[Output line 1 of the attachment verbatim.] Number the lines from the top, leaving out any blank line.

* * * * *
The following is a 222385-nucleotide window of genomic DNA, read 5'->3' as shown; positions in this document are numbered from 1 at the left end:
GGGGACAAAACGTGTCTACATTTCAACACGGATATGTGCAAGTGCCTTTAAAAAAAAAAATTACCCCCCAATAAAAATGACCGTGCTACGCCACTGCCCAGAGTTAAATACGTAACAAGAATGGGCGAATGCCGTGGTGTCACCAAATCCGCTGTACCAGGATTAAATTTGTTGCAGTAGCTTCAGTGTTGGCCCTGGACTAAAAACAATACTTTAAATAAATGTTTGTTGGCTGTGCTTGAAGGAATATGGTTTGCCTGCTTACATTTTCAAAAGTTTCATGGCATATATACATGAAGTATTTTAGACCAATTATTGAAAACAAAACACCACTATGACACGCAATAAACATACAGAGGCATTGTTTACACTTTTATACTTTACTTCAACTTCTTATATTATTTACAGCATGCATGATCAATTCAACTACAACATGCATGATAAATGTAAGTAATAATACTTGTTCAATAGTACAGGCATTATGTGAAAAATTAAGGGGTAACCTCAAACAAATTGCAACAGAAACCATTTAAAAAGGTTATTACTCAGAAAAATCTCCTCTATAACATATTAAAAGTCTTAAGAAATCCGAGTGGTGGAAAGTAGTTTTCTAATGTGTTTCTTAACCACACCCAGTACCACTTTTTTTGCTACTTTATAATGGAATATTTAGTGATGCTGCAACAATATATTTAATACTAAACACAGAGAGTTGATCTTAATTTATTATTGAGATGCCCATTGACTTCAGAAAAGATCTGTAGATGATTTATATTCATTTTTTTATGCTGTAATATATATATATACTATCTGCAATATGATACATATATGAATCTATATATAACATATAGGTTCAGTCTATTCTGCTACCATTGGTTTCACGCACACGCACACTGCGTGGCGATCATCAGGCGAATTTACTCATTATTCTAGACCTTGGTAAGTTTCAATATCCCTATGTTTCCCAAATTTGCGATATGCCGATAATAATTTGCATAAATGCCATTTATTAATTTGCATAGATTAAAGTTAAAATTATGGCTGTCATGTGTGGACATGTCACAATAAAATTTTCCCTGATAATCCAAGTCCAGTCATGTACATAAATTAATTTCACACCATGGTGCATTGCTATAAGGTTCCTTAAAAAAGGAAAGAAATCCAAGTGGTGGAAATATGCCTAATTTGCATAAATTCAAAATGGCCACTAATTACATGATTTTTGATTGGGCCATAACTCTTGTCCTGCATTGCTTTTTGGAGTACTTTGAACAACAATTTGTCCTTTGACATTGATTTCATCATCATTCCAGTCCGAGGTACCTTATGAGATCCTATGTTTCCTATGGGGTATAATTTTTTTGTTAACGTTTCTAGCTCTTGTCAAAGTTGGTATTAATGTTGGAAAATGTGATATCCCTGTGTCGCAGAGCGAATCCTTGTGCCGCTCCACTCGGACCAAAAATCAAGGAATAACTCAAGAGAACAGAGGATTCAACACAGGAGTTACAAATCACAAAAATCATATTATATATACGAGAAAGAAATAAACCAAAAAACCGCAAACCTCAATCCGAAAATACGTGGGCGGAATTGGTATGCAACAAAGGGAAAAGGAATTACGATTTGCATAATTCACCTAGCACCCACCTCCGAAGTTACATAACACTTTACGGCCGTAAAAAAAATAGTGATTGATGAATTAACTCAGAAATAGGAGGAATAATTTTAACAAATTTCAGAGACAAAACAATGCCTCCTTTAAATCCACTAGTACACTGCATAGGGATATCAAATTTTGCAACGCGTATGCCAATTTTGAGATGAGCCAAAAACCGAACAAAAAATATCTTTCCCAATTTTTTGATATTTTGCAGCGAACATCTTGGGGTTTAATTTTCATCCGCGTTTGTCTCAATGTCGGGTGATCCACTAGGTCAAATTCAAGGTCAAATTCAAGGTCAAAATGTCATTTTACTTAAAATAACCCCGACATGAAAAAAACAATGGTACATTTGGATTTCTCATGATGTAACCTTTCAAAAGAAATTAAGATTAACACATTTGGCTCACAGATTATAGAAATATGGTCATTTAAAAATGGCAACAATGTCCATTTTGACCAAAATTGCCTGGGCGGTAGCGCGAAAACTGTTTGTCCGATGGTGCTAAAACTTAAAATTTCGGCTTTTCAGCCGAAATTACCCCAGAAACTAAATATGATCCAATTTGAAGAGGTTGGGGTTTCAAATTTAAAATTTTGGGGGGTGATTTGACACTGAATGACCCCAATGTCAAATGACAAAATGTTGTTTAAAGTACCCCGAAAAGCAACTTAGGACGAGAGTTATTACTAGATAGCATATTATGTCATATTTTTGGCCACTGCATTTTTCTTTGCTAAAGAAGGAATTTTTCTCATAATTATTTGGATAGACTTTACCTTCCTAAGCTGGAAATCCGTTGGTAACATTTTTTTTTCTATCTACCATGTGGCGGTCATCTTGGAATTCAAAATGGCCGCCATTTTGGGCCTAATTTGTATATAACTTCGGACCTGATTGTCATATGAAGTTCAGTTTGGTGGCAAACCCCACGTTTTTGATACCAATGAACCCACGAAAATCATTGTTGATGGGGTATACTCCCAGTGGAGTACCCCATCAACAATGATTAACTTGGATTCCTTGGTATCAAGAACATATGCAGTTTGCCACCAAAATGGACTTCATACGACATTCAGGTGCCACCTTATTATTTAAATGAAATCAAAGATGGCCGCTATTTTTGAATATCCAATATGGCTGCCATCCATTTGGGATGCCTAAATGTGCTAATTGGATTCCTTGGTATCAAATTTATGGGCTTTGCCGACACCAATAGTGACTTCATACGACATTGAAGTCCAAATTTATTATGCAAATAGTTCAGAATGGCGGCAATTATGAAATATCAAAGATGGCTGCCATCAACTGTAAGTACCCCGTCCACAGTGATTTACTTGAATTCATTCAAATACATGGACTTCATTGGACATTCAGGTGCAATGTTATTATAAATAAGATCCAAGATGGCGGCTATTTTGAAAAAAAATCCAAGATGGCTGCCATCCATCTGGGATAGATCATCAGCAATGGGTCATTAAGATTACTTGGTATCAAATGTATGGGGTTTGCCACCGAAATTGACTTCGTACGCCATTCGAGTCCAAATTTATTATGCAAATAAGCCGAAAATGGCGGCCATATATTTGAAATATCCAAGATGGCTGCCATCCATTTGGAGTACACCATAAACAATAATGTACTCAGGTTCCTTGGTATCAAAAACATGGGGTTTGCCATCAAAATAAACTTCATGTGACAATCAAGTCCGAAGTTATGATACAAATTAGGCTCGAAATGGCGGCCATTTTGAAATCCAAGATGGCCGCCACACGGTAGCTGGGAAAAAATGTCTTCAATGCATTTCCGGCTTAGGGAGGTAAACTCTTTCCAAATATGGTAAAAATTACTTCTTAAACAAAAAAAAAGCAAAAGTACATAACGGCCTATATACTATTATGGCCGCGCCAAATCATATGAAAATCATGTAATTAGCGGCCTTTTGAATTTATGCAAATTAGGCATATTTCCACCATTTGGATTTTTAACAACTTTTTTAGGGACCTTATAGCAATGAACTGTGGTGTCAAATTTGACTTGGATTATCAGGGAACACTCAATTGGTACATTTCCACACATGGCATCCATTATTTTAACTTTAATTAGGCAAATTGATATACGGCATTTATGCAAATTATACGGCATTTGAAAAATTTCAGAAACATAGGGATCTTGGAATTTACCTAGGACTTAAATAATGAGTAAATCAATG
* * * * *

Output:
The following is a 222385-nucleotide window of genomic DNA, read 5'->3' as shown; positions in this document are numbered from 1 at the left end: